Turning Plants Into Fuel | Living Planet | DW | 19.05.2004
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Living Planet

Turning Plants Into Fuel

India is increasingly depending on expensive imports of crude oil. Because of this, the Indian government has declared the development of bio-diesel a national priority. German know-how is helping to achieve this goal.

The nuts on this Jatropha bush can be made into valuable fuel.

The nuts on this Jatropha bush can be made into valuable fuel.

In the Indian state of Orissa, Jatropha bushes stand in long rows on the dry brown soil of plantations. Jatropha, a hardy and robust plant species, can grow up to 10 feet high and survives with very little water.

Most importantly, though, the nuts within the fleshy fruit contain oil -- and this can be turned into high-quality diesel fuel.

Indian scientists are trying to do just this, with the support of experts from the German-U.S. automobile giant DaimlerChrysler and German researchers from the University of Hohenheim. In a five-year project, they want to prove that environment-friendly bio-diesel can be produced in India in adequate quantities using the Jatropha plant.

“The aim of this project is the sustainable production of bio-diesel on eroded land in India,” DaimlerChrysler’s Karin Thieman explains. “In India, we see the chance to support the production of locally produced eco-friendly fuel, which is carbon dioxide neutral.” Jatropha bio-diesel contains no sulfur and is thus a clean, low-emission fuel.

A top priority

According to Thieman, DaimlerChrysler has already been able to gather some experience with bio-diesel in Germany. “There is a market there and you can buy it at many petrol stations,” she says.

Indien: Begegnung auf dem Land

Rural life in India.

In India, however, this is a new development. “There is now a chance to make it possible for even rural and remote areas to have access to an energy source and to produce fuel,” she says. “We are opening up a whole new field and the Indian government is also observing the project with interest and is supporting the idea.”

For the Indian government, this development is a top priority. The number of cars sold has tripled between 1994 and 2000. Most vehicles and the Indian railways need diesel fuel. Currently, the subcontinent relies heavily on diesel fuel imported from abroad. But bio-diesel produced locally could soon be a viable alternative for modern engines.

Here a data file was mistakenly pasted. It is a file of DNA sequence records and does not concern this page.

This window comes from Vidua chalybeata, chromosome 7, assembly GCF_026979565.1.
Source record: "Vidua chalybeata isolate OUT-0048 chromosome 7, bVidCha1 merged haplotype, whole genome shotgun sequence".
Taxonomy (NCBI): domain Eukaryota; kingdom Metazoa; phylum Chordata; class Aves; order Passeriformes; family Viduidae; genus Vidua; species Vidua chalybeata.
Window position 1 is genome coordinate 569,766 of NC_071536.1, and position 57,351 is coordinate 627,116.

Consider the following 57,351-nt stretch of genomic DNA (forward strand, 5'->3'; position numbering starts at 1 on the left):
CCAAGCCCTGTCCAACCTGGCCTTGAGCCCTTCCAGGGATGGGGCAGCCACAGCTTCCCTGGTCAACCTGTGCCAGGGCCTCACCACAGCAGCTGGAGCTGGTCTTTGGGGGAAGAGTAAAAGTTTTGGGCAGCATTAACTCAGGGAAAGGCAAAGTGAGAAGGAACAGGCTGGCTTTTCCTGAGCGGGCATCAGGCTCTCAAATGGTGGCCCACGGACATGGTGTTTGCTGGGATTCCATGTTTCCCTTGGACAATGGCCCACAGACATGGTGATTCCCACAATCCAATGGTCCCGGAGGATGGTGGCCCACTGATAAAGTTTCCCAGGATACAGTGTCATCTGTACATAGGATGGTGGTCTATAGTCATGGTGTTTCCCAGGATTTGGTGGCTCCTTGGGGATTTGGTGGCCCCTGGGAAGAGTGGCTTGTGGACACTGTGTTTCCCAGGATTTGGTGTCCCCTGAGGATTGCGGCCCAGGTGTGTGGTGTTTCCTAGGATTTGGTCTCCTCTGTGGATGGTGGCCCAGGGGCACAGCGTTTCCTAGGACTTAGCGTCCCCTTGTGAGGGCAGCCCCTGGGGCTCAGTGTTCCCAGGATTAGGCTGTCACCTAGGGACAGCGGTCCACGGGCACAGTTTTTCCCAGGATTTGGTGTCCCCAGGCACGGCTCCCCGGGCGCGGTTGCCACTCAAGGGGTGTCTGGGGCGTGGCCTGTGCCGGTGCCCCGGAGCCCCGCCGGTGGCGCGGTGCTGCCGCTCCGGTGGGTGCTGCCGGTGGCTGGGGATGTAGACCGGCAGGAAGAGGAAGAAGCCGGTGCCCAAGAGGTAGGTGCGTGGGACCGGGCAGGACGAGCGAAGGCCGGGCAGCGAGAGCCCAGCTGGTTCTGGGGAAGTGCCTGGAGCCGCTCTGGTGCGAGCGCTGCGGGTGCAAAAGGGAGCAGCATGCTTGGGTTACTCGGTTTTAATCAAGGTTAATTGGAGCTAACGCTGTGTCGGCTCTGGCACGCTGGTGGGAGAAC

The economic dimension

Initial results of the pilot project have been promising. DaimlerChrysler tested the first samples of bio-diesel taken from the Jatropha plant in its laboratories in Germany and found it to be of high quality.

Logo des Automobilherstellers Daimler Chrysler vor dunklen Wolken

DaimlerChrysler also has an economic interest in the project.

But DaimlerChrysler would perhaps not be involved in this project without the backing of the German government. The company is operating in India within the framework of a so-called “Public Private Partnership”. It can rely on funds provided by the state-owned German Society for Investment and Development (DEG).

“The DEG supports this project by offering financial aid, which does not need to be refunded,” DEG’s Peter Peters explains. “Without this support, DaimlerChrysler would not be participating in the program. We are assisting an existing development initiative of the company, which, for them has an economic dimension.”

And the DEG aid is an added incentive for DaimlerChrysler. “What we do is say, ‘you’ll get additional funding from us if you go out of your way to do more in the context of an existing project,” says Peters.

If India’s goal of turning Jatropha into fuel becomes reality, it will result in both environmental and economic benefits for everyone involved.

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